• Birth defects of the fallopian tubes
  • Complications of a ruptured appendix
  • Endometriosis
  • Scarring caused by previous pelvic surgery
  • History of salpingitis or pelvic inflammatory disease

The following are common symptoms of an ectopic pregnancy:

  • Abnormal vaginal bleeding
  • Amenorrhea
  • Breast tenderness
  • Lower back pain
  • Mild cramping on one side of the pelvis
  • Nausea
  • Pain in the lower abdomen or pelvic area

Report codes from category 633 for ectopic pregnancies, which are based on the anatomical site:

  • 633.0x: Abdominal
  • 633.1x:: Tubal
  • 633.2x: Ovarian
  • 633.8x: Other
  • 633.9x: Unspecified

Surgical treatment (e.g., a hysterectomy) will depend on the location of the ectopic pregnancy. Refer to CPT codes 59120–59151.

View this case study in which a patient has an ectopic pregnancy. Repeated ultrasounds show a mass adjacent to the left ovary. The physician decides to proceed with a laparoscopic procedure.

For this case, report the following CPT and ICD-9 codes:

  • 59151: For the laparoscopic treatment of the ectopic pregnancy
  • 633.10: For the diagnosis of the ectopic pregnancy

Coders must examine the operative note to determine whether this was a laparoscopic or open procedure, Webb said. Also, review the pathology report to verify the diagnosis code.

Understand difference between tubal ligations and occlusions

Tubal ligation refers to when physicians sever and then tie fallopian tubes to prevent fertility. Tubal occlusion refers to when physicians block the fallopian tubes either via a band, ring, or clip.

Refer to the following CPT codes for tubal ligations:

  • 58600: Report this code for a standalone procedure
  • 58605: Report this code for a tubal ligation following a delivery (during the same hospitalization)
  • +58611: Report this add-on code when the physician performs a tubal ligation during another surgery (e.g., a c-section or abdominal surgery)

For tubal occlusions, refer to CPT codes 58615 (for an open procedure) and 58670–58671 (for laparoscopic procedures).

Know that endometriosis codes specify site

Endometriosis refers to an abnormal growth of tissue such as that found within the lining of the uterus and in other anatomical locations (e.g., abdomen, ovaries, or fallopian tubes). The cause of endometriosis is idiopathic (or unknown). However, one theory states that people with immune system or hormonal problems are at a higher risk for developing the condition.

Currently, there is no cure for endometriosis; however, physicians may prescribe analgesics (e.g., aspirin or nonsteroidal anti-inflammatory drugs) or even mild narcotics, such as codeine, for pain relief. Some physicians may place patients on hormonal therapy. In some cases, physicians may consider performing hysterectomies.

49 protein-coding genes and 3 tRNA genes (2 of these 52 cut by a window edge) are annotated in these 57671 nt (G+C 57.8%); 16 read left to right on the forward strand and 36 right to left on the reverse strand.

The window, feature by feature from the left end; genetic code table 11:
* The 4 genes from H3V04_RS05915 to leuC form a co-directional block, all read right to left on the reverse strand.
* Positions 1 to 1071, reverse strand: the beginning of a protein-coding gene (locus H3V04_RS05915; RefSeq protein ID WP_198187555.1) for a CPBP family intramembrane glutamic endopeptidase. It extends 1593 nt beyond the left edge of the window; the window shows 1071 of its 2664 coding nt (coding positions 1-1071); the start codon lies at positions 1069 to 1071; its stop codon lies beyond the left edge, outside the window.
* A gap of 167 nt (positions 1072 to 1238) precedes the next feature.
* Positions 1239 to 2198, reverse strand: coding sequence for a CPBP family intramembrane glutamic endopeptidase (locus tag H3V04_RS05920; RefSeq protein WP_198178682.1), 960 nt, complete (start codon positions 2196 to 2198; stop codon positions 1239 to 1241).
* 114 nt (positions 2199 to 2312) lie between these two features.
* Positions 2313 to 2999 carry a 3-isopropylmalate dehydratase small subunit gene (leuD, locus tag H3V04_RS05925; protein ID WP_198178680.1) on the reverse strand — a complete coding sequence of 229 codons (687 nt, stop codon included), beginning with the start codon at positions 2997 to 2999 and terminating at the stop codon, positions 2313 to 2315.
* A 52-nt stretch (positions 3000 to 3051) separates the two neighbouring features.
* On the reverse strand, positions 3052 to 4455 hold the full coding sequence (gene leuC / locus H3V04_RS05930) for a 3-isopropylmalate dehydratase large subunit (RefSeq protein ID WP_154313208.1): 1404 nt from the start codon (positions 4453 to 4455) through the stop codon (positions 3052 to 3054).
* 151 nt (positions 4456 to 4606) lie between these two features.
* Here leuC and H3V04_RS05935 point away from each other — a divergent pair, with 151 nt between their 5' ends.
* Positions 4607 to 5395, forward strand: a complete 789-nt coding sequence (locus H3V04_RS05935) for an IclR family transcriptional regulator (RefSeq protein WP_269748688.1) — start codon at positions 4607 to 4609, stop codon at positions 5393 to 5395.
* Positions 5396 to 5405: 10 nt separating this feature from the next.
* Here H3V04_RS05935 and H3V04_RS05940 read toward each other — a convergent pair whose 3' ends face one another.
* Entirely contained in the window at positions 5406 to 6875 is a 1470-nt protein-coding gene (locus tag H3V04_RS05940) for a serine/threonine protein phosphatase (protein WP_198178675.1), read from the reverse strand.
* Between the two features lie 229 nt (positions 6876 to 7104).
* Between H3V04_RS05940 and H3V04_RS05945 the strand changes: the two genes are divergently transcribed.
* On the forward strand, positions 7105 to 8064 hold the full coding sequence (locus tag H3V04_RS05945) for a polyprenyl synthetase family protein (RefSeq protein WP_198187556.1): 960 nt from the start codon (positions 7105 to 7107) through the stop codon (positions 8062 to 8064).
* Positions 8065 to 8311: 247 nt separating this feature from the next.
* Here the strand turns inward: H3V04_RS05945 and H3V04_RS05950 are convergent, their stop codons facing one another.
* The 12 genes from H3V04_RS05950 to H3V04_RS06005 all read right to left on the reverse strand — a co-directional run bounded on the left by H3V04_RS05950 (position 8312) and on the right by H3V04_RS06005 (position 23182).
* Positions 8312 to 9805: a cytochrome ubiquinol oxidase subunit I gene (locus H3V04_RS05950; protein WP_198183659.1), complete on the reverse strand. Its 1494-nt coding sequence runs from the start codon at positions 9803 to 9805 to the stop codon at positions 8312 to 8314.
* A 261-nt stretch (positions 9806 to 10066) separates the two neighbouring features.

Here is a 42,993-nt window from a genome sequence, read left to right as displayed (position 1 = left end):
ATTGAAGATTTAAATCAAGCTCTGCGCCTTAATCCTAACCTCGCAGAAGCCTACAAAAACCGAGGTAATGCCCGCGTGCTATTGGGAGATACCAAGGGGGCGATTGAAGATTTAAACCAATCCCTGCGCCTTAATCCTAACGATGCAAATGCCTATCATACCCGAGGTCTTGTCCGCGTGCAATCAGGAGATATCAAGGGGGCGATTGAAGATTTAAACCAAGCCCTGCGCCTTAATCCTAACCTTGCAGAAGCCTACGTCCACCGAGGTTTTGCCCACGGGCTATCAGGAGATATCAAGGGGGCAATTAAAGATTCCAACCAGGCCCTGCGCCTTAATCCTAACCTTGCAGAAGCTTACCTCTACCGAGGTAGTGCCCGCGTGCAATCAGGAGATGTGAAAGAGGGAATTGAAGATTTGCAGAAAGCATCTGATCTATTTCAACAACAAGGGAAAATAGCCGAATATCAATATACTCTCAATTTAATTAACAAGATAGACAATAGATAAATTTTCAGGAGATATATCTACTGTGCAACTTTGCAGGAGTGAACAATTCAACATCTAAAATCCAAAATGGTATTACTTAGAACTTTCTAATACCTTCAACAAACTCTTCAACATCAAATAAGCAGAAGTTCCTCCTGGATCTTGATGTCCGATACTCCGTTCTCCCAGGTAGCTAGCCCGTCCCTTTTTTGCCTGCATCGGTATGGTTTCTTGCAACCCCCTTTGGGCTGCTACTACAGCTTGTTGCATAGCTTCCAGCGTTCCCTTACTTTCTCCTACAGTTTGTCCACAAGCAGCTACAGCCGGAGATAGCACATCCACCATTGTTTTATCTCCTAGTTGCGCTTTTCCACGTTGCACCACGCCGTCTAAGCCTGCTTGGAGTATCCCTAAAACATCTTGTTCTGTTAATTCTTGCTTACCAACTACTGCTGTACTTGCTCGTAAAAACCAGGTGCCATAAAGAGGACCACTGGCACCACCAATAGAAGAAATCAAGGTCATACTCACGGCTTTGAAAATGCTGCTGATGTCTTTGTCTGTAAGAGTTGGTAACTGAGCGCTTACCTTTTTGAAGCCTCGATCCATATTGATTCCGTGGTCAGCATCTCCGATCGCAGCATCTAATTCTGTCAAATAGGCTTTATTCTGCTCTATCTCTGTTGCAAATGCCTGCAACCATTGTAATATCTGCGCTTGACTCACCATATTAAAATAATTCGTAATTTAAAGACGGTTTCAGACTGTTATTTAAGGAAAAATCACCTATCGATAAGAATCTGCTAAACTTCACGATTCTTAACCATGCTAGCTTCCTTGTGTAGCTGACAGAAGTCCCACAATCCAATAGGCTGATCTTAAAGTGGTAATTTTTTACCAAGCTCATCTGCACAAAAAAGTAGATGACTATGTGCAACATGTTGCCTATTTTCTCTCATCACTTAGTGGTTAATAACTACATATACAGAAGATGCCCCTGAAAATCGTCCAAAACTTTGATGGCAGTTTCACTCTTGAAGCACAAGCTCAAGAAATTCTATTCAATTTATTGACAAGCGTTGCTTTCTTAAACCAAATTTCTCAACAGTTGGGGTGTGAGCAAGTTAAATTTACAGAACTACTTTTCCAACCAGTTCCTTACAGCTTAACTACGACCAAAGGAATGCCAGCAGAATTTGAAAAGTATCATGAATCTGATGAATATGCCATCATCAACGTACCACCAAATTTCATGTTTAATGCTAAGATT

Consider the following ICD-9 codes from category 617, which identify the specific site where the endometriosis exists:

  • 617.1: Uterus
  • 617.2: Ovary
  • 617.3: Fallopian tube
  • 617.4: Rectovaginal septum and vagina
  • 617.5: In scar of skin
  • 617.8: Other specified sites
  • 617.9: Unspecified site

An American Hospital Association Coding Clinic, first quarter, 1995 addressed coding for endometriosis that caused the patient to become infertile. The guidance states that coders should code both the endometriosis (ICD-9 code 617.x) as well as the infertility (ICD-9 code 628.x).

Learn about procedure variations to code hysterectomies

Some physicians may resort to hysterectomies to treat endometriosis. There are a number of codes for these procedures:

  • Total abdominal: CPT codes 58150–58152 and 58200
    • Laparoscopic: CPT codes 58570–58573
  • Supracervical (subtotal) abdominal: CPT code 58180
    • Laparoscopic: CPT codes 58541–58544
  • Radical abdominal: CPT code 58210 
    • Laparoscopic: CPT code 58548
  • Pelvic exenteration for GYN malignancy: CPT code 58240
  • Vaginal: CPT codes 58260–58294
    • Laparoscopic: CPT codes 58550–58554
  • Subtotal or total hysterectomy after cesarean delivery: CPT add-on code 59525

CPT Assistant from June 2003 addressed the fact that sometimes during a hysterectomy, physicians may document that they have removed myomas. This guidance states that removal of a myoma is considered an inclusive component of the complex vaginal and excisional hysterectomy codes. Therefore, this part of the procedure is not separately reportable.

Editor’s note: To learn more about Bartholin’s gland and genital prolapsed, and to access additional OB/GYN case studies, purchase a copy of HCPro’s August 13 audio conference, Complex OB/GYN Coding Challenges: A Case Study Approach to Correct Code Assignment.

E-mail Webb at